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Let the trumpet sound: A new edition of Garner on Usage is published

Another damned, thick, square book. Always scribble, scribble, scribble, eh, Mr. Garner?

You may recognize the remark attributed to the Duke of Gloucester upon being presented with the second volume of Gibbons's Decline and Fall of The Roman Empire in 1781.*

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It may not carry the weight of Gibbon, but a new edition of Garner on Usage is an Event. And here it is, the fourth edition, now titled Garner's Modern English Usage (Oxford University Press, 1056 pages, $50). It is 114 pages longer than Garner 3, and it weighs four pounds, twelve ounces.

Since the publication of A Dictionary of Modern American Usage in 1998, Bryan Garner has been an indispensable authority for U.S. editors, an authority that derives from his informed prescriptivism. He is no Shouting Lynne Truss or Mossback Nevile Gwynn. The SUPERSTITIONS entry (terminal prepositions, conjunctions at the start of sentences, &c.) from the first edition is intact in the fourth, along with his cavalier but apt dismissal of the journalistic dog-whistle over/more than distinction as a "baseless crotchet."

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The preface to the new edition stresses his empirical approach to the language, through making extensive use of the Google Ngram Viewer. He writes: "To arrive at accurate numbers, I used Google ngrams with contextualized searches within the 2012 Google corpus. The power of these ngrams would have astonished earlier lexicographers—just as it astonished me at first. They take much of the guesswork out of linguistic assessments of Standard Written English. Their reliability was confirmed to me time and again when I compared the results against other major corpora. We can now determine that the phrasal verb to home in on arose in English print about 1932. (The original metaphor related to homing pigeons.) We're also able to know that the variant form to hone in on emerged about seven years later and has never been as frequent a choice in published books. It now trails by a nearly 1.7 to 1 ratio." (There's more.)

Here is the meat of the matter: "One of the virtues of a reliable usage guide is to settle debates between language aficionados, or between editor and author. The empirical evidence marshaled here reduces the degree of opinion involved in such matters."

In addition to the evidence marshaled in the entries, the book has the extremely useful language-change index introduced in later editions for disputed usages: "Stage 1: Rejected; Stage 2: Widely shunned; Stage 3: Widespread but …; Stage 4: Ubiquitous but …; Stage 5; Fully accepted." They encourage you to make judgments appropriate to register. If you adopt a Stage 4 usage, you will get up the noses of some sticklers, but you will not scare the horses.

And you will have to make your own judgments. No authority, however well informed, is infallible, and no usage entry can cover all possible instances. You will want to attend to Merriam-Webster's Dictionary of English Usage, to the Usage Panel's advice in the American Heritage Dictionary, to the lexicographers and linguists whose posts cited in this blog can go into individual cases in greater complexity than an entry in a usage manual can manage. Thus you can get your bearings.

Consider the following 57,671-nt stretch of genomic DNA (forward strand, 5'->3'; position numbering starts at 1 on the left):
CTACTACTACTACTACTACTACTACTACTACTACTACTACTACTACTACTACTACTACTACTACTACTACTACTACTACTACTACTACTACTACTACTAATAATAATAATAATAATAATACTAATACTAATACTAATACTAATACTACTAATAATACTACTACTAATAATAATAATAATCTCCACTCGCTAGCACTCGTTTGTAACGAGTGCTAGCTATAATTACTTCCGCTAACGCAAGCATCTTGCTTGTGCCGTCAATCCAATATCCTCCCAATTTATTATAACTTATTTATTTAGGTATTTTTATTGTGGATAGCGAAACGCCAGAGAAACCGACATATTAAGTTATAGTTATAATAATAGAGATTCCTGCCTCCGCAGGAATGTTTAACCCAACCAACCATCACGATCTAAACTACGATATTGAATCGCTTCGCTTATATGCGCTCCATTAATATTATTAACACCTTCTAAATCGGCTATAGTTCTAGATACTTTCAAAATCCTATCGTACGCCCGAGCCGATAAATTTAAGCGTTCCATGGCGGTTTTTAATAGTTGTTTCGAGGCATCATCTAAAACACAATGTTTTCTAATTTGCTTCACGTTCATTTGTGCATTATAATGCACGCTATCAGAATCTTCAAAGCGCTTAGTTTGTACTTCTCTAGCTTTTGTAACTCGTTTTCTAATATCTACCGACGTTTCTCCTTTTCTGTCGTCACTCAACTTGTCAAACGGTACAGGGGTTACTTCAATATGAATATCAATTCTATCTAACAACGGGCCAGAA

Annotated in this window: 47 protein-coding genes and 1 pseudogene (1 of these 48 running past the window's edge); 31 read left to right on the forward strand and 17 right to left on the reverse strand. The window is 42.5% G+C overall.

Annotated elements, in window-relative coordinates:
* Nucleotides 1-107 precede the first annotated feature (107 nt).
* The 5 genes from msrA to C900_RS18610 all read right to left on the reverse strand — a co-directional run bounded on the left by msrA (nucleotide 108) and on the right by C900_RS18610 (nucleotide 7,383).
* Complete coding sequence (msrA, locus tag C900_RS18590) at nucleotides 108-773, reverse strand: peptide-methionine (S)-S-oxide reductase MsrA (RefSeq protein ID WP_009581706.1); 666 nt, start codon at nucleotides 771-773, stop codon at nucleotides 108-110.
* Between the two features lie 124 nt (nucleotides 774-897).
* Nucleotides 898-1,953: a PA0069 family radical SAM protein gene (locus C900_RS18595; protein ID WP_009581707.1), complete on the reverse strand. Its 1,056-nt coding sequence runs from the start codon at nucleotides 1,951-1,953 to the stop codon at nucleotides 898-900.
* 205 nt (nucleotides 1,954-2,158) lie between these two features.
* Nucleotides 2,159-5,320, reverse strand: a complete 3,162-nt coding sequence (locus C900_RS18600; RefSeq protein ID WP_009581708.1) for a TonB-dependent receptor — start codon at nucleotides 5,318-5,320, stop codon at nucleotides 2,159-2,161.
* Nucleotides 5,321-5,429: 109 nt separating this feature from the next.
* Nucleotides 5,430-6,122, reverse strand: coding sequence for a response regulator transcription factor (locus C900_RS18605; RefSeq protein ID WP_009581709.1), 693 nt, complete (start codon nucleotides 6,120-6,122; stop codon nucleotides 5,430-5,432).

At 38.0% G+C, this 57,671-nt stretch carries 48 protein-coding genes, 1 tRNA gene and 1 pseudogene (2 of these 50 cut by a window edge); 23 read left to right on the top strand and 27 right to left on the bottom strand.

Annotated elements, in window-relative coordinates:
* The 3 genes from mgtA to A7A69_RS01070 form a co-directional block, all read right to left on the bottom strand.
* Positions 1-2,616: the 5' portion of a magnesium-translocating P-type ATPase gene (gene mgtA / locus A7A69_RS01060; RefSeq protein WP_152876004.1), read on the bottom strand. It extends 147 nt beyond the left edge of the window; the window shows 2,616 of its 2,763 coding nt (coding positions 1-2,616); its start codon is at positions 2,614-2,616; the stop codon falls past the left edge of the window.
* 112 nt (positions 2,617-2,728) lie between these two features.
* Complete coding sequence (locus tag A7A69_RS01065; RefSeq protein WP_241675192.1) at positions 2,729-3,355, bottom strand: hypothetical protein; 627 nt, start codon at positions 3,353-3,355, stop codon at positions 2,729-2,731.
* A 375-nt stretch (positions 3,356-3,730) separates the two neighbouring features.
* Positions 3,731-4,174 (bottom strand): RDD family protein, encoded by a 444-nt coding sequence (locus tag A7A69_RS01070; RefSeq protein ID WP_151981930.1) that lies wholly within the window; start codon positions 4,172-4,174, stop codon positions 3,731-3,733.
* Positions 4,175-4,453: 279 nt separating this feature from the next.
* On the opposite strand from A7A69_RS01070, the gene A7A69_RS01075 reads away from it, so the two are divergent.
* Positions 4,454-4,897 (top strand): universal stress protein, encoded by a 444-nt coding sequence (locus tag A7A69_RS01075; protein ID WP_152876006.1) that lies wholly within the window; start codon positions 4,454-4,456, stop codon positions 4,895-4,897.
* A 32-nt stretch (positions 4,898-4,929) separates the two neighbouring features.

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And you will have to understand the limitations of a manual such as this. I came across some remarks online by a gentleman who disparages Mr. Garner's work for not teaching good writing. This struck me as an attitude as loony as deploring that dictionaries do not bar the door to words one does not like. Garner 4 is not an instructional manual for good writing, but a guide to the conventions of standard written English. If you are writing fiction or poetry, you will probably want to be more demotic. But if you are writing an expository text for a standard publication, or a memorandum for your employer, or a cover letter for a potential employer, you would be well advised to remain conscious of the conventions of standard written English.

Those conventions are inherently conservative, as conventions always are, and Mr. Garner's manual, as wide a range of usage as it addresses, tends toward conservatism. He concedes that singular they "can express a corporate policy or plan," as in "A magazine editor writes to say they are doing an article," but he labels it a casualism. That conservatism is expressed unapologetically in his entry on "snoot": "The word … aptly captures the linguistic snottiness of those who weigh their words, value verbal nuances, resist the societal tendency to blur useful distinctions, reject newfangled usages without strong redeeming qualities, and concern themselves with linguistic tradition and continuity."

So you pays your money and you takes your choice, as Punch advised in 1846.** For my part, though I do not always agree with Mr. Garner or take his advice, I always take care to consult him, knowing that he is informed but not dogmatic. A volume of Garner has been near to hand every time I have sat down to write for the past sixteen years, and today Garner 4 edges its predecessor off the shelf by my desk.

*Actually, Fred Shapiro assures us in The Yale Book of Quotations, the remark was "I suppose you are at the old trade again—scribble scribble, scribble," uttered by Henry Frederick, Duke of Cumberland, Gloucester's brother.

**Fred Shapiro again.

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